Euro Industrials: For the industry to recover, we all have to do 'the right thing'
Westmead, KZN, SA – We, as all non-essential businesses, had to close our doors on the 26th of March. We continued to work from home but in reality, as we are a manufacturing concern, all we really did was apply for TERS, Saft and the SMME Finance Relief Fund. The TERS was a nightmare to apply for as different formats were required and then 2 weeks into the application process it changed and we had to re-submit. We did, however, receive the correct payout with the payment schedule in the last week of April. TERS for May opened on the 28th of May and we have lodged our claim.
Saft was straightforward and our staff are receiving their weekly amounts. The SMME FRF only sent through a communication this week telling us that we must apply to TERS for our wage bill expenses but no mention of any relief mechanisms for fixed operating costs such as rent etc which, as I understand it, is what the fund has been set up for.
Two of us returned to work on the 4th of May to assess our position and plan a way forward. We contacted every customer to ascertain their position as well as get an update as to their order requirements. A number of customers cancelled orders, some reduced the quantities and/or pushed the delivery dates back. At least 60% of our customers are still not operational.
What is very frustrating is the lack of communication from a number of customers, many of them well established enterprises. There has been no or little feedback on WIP order requirements, payment of outstanding accounts - many don’t reply to emails or return phone calls.
We also proceeded with an aggressive cost reduction strategy to contain and reduce any overheads that are not directly related to manufacturing. We foresee some very lean months ahead and in order to try to survive, we cannot carry any expenses that don’t assist in the generation of income. Due to non-payment from most of our debtors for April and May - as well as some from February and March - we have not been able to cover most of our commitments to our creditors for April and May. I contacted each supplier personally to explain our position. Most are understanding but we are on a COD basis until we can bring our accounts up to date.
We approached our landlord, ITHALA, prior to lockdown to discuss options for assistance as we knew that we would be very negatively affected by the lockdown and subsequently reduced turnovers. We have not generated any turnover since the 26th of March. We have not legally been allowed access to our premises since the 26th of March. Although we were allowed back from the 4th of May, running with 30% of our staff is not feasible for our particular production process.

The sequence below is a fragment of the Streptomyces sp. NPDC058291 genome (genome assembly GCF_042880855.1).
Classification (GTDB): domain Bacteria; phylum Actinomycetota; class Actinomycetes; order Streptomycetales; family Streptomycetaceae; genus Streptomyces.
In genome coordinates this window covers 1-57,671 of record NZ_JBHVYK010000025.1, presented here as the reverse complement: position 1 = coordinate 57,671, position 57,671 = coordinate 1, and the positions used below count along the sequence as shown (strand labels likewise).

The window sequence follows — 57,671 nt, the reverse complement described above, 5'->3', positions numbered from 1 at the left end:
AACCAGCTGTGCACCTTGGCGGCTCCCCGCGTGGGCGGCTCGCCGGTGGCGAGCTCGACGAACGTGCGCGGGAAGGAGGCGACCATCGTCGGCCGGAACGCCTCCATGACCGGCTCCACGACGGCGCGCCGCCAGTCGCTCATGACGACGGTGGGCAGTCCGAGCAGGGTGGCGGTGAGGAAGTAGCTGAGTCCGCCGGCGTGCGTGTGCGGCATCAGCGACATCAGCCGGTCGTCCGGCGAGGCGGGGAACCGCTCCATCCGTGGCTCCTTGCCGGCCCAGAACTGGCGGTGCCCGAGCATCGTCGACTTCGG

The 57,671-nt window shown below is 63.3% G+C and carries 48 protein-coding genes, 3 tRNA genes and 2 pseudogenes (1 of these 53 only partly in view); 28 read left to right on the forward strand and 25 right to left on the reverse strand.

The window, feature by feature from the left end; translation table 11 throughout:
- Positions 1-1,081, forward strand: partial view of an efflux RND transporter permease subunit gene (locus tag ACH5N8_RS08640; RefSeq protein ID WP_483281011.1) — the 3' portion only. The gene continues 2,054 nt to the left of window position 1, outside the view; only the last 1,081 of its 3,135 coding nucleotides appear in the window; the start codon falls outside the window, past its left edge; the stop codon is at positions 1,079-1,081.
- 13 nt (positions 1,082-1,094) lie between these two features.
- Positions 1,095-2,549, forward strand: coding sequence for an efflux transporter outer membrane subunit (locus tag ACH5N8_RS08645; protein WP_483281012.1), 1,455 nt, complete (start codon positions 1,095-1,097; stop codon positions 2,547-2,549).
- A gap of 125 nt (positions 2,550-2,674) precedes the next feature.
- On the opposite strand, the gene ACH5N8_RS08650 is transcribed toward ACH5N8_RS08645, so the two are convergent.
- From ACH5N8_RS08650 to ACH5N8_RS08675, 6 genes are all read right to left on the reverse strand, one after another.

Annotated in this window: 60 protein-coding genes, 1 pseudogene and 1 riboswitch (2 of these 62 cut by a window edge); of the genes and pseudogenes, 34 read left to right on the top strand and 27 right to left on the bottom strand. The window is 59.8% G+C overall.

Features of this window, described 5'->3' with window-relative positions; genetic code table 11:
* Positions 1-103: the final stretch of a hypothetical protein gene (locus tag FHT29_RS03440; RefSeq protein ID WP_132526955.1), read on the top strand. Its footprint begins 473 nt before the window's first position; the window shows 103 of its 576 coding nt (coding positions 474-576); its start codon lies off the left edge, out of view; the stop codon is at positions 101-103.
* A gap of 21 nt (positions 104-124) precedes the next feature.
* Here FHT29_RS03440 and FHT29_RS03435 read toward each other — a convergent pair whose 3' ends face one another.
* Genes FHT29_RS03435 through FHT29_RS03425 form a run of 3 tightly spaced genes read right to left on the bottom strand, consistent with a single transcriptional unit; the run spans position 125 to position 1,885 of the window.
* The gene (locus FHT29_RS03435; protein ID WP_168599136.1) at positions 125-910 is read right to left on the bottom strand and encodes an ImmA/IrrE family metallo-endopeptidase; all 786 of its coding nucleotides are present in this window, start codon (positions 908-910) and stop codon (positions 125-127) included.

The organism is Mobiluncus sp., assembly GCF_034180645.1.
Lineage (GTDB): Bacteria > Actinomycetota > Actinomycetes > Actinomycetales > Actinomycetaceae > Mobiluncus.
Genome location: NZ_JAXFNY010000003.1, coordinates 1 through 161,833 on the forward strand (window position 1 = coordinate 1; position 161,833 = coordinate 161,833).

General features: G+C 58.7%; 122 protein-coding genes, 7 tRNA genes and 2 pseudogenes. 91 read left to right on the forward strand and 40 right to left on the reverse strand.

I put forward some proposals to the landlord and we were finally informed last week that we could take a payment holiday for April, May and June and cover the shortfall over the next 6 months in equal payments. As much as I understand that an agreed rental amount is in place and that the property rental business, like any other business, has expenses, it needs to meet halfway if your customer has had no income and their reserves are low -which is the case for many SMMEs. Surely commonsense will dictate that one cannot pay without funds available? Nor in this current climate can an astute landlord expect to find a replacement tenant at the drop of a hat. Rather negotiate with the existing tenant to achieve a cost effective compromise?
We are only at the beginning of this catastrophe in terms of damage to our economy, as well as infection and death rates. This is the time for us to work together to save as many businesses, jobs and lives as possible. This is also an opportunity for us to change our economy in terms of localised production. Far too many retailers import large percentages of their stock. This is short-sighted and they are merely chasing short term profit. Who do they expect their customers will be if our unemployment rate tops 50%? It may explain why so many of them have and are pursuing opportunities outside our borders.
That said, I fear that it may be too late for a number of industries who, over that last 20 years, have been decimated by imports. What manufacturing capacity is left?
While I don’t share many of President Trump's ethics and viewpoints, I do resonate with his call to “put your country first”. Not to the detriment of others, but look after your own first. Globalisation in some ways has become a way of chasing cheap labour in countries and regions that don’t always meet the OHS and remuneration standards of the region that the products are sold in.
Many companies seem to have double standards - one set for their “corporate face” and another for their business model. Doing the right thing cannot only apply to your employees. Doing the right thing means ensuring that your suppliers are working to your and your customers' standards. Locally a number of manufacturers use CMT shops avoid paying their particular sector's wage rates and levies, etc.
Life is going to be tough and challenging in the months and years to come. We have an opportunity to make a difference to the lives of many South Africans if we choose to look after own first and do the right thing.